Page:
Actually it is what’s left of a residential street.
But I know what you mean.
Like I said, Detroit with crabcakes.
Most American cities have gone to hell. Wasn’t always like that. In the 50’s, downtown was the place to be. No one worried about their safety. Nice stores. Decorated at Christmas.
Not now. Most American cities are hell holes. Producers are nowhere to be found. If one strays into the city for some unknown reason, he is on the front page of the news the next day. The cities survive only with money from the state, which takes it from the producers and gives it to the parasites, calling it “aid to cities.” Rents are subsidized or paid for through “Section 8,” a stupid name for “government-paid housing” compliments of the producers.
Wouldn’t be so bad if they didn’t hate us producers and blame us for all their problems!
First of all, I was born and raised in Baltimore....the “Monumental city”. Worked all over town. Lived there when Baltimore had stockyards.
That picture....this used to be a glorious block of row homes. Those front steps? The ones that used to be bright and white? Baltimore was famous for those front stoops when neighbors would sit out in hot evenings and talk.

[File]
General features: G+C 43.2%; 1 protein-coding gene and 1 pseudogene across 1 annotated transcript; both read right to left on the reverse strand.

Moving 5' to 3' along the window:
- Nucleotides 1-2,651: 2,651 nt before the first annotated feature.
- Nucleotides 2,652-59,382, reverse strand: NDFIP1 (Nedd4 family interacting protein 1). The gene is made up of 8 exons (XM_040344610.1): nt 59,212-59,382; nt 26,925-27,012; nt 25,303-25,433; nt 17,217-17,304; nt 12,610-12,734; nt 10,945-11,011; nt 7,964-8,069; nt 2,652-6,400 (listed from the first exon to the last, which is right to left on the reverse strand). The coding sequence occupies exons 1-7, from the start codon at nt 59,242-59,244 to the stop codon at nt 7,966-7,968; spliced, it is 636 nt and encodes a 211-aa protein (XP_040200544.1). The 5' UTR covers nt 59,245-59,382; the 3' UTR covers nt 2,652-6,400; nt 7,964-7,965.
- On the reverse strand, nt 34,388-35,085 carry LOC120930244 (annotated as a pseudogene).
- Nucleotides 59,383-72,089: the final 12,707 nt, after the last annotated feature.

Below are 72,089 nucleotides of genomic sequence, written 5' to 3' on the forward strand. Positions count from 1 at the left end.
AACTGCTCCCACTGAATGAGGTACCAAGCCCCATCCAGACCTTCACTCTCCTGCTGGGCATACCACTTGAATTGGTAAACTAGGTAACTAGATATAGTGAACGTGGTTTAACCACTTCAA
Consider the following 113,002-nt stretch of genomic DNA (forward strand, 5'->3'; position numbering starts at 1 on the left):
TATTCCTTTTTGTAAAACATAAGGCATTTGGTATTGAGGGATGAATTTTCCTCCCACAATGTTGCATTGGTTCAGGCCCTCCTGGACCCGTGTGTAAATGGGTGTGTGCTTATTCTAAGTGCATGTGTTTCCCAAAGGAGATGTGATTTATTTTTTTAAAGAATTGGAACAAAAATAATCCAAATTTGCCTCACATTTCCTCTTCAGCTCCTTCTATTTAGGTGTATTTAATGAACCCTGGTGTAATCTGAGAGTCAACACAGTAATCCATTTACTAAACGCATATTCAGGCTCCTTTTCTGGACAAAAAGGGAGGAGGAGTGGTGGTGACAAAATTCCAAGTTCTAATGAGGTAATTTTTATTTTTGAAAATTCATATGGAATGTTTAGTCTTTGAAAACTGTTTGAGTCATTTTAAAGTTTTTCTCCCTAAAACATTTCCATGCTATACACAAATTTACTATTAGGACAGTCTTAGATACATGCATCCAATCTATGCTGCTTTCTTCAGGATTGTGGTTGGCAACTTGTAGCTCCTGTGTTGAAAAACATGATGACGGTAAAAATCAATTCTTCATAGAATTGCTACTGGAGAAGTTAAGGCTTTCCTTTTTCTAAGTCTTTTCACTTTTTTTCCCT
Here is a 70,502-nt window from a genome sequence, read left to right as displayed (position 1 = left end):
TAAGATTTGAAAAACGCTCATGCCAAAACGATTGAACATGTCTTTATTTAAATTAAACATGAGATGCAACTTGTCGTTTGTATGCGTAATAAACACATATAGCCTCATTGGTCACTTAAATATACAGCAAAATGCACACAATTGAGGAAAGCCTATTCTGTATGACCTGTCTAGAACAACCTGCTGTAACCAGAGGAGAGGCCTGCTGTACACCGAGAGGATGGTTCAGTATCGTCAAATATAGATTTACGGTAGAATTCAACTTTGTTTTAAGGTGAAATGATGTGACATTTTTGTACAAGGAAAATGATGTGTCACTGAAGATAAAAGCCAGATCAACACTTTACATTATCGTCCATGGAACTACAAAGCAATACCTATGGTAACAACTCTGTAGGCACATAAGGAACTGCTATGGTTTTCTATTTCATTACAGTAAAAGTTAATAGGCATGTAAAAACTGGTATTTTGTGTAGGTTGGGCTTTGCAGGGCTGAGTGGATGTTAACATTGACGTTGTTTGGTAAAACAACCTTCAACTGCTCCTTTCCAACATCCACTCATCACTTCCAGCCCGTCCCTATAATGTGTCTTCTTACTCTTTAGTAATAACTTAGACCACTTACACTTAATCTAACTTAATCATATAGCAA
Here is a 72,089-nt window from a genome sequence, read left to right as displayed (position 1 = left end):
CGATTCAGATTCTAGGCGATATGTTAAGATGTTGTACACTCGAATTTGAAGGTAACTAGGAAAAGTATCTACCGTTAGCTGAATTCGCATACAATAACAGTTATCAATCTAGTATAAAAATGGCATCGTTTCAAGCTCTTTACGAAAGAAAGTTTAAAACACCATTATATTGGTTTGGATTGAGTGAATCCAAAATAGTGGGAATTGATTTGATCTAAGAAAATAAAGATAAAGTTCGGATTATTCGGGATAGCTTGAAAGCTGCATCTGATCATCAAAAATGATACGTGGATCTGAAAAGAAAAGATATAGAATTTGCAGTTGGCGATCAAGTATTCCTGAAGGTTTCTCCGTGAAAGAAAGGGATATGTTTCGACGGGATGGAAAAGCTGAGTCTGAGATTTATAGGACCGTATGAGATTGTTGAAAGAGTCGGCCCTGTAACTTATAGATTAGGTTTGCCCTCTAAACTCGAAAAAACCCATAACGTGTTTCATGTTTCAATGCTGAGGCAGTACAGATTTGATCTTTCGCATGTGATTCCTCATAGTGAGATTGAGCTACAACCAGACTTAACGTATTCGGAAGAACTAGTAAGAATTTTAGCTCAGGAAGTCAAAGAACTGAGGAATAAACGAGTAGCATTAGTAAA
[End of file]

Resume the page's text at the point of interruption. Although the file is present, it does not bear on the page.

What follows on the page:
Guess who was my childhood acquaintance in Baltimore?
Indeed my father was a shop steward for Baltimore’s carpenter local 101. My brother and I often went with Dad to help him fix up the D’Alesandro home located in Baltimore’s Little Italy.
Nancy never talked much to me but she was pretty, full in charge of her father, former Mayor of Baltimore by the way. Brother also a Baltimore Mayor.
All this stuff about Elijah Cummings...damn, Nancy Pelosi has more DNA in Baltimore than any politician living today.
How to know if you’re from Baltimore...
....must know all there is to know about the Chesapeake Bay
.....must call everyone “Hon”.